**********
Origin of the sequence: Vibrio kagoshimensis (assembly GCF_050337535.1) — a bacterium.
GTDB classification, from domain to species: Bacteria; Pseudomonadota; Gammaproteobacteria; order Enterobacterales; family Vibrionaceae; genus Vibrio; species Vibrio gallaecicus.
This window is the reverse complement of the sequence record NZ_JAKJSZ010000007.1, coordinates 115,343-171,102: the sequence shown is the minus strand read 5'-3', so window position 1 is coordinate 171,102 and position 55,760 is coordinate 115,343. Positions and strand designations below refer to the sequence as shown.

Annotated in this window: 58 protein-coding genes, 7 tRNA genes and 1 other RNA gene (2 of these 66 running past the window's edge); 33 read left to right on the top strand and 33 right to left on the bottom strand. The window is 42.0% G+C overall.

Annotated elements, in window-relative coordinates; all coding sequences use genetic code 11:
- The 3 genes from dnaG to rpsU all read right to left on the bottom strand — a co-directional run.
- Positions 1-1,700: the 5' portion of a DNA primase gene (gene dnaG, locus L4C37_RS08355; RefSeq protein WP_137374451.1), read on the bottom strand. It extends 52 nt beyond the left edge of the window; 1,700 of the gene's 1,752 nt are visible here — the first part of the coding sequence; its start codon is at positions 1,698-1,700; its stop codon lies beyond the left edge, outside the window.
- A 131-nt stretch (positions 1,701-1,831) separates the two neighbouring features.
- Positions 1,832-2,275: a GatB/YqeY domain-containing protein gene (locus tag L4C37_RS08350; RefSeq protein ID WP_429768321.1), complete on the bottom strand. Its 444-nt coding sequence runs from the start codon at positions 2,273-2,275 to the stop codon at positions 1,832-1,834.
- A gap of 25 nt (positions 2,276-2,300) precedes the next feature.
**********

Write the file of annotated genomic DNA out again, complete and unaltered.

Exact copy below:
Origin of the sequence: Vibrio kagoshimensis (assembly GCF_050337535.1) — a bacterium.
GTDB classification, from domain to species: Bacteria; Pseudomonadota; Gammaproteobacteria; order Enterobacterales; family Vibrionaceae; genus Vibrio; species Vibrio gallaecicus.
This window is the reverse complement of the sequence record NZ_JAKJSZ010000007.1, coordinates 115,343-171,102: the sequence shown is the minus strand read 5'-3', so window position 1 is coordinate 171,102 and position 55,760 is coordinate 115,343. Positions and strand designations below refer to the sequence as shown.

Annotated in this window: 58 protein-coding genes, 7 tRNA genes and 1 other RNA gene (2 of these 66 running past the window's edge); 33 read left to right on the top strand and 33 right to left on the bottom strand. The window is 42.0% G+C overall.

Annotated elements, in window-relative coordinates; all coding sequences use genetic code 11:
- The 3 genes from dnaG to rpsU all read right to left on the bottom strand — a co-directional run.
- Positions 1-1,700: the 5' portion of a DNA primase gene (gene dnaG, locus L4C37_RS08355; RefSeq protein WP_137374451.1), read on the bottom strand. It extends 52 nt beyond the left edge of the window; 1,700 of the gene's 1,752 nt are visible here — the first part of the coding sequence; its start codon is at positions 1,698-1,700; its stop codon lies beyond the left edge, outside the window.
- A 131-nt stretch (positions 1,701-1,831) separates the two neighbouring features.
- Positions 1,832-2,275: a GatB/YqeY domain-containing protein gene (locus tag L4C37_RS08350; RefSeq protein ID WP_429768321.1), complete on the bottom strand. Its 444-nt coding sequence runs from the start codon at positions 2,273-2,275 to the stop codon at positions 1,832-1,834.
- A gap of 25 nt (positions 2,276-2,300) precedes the next feature.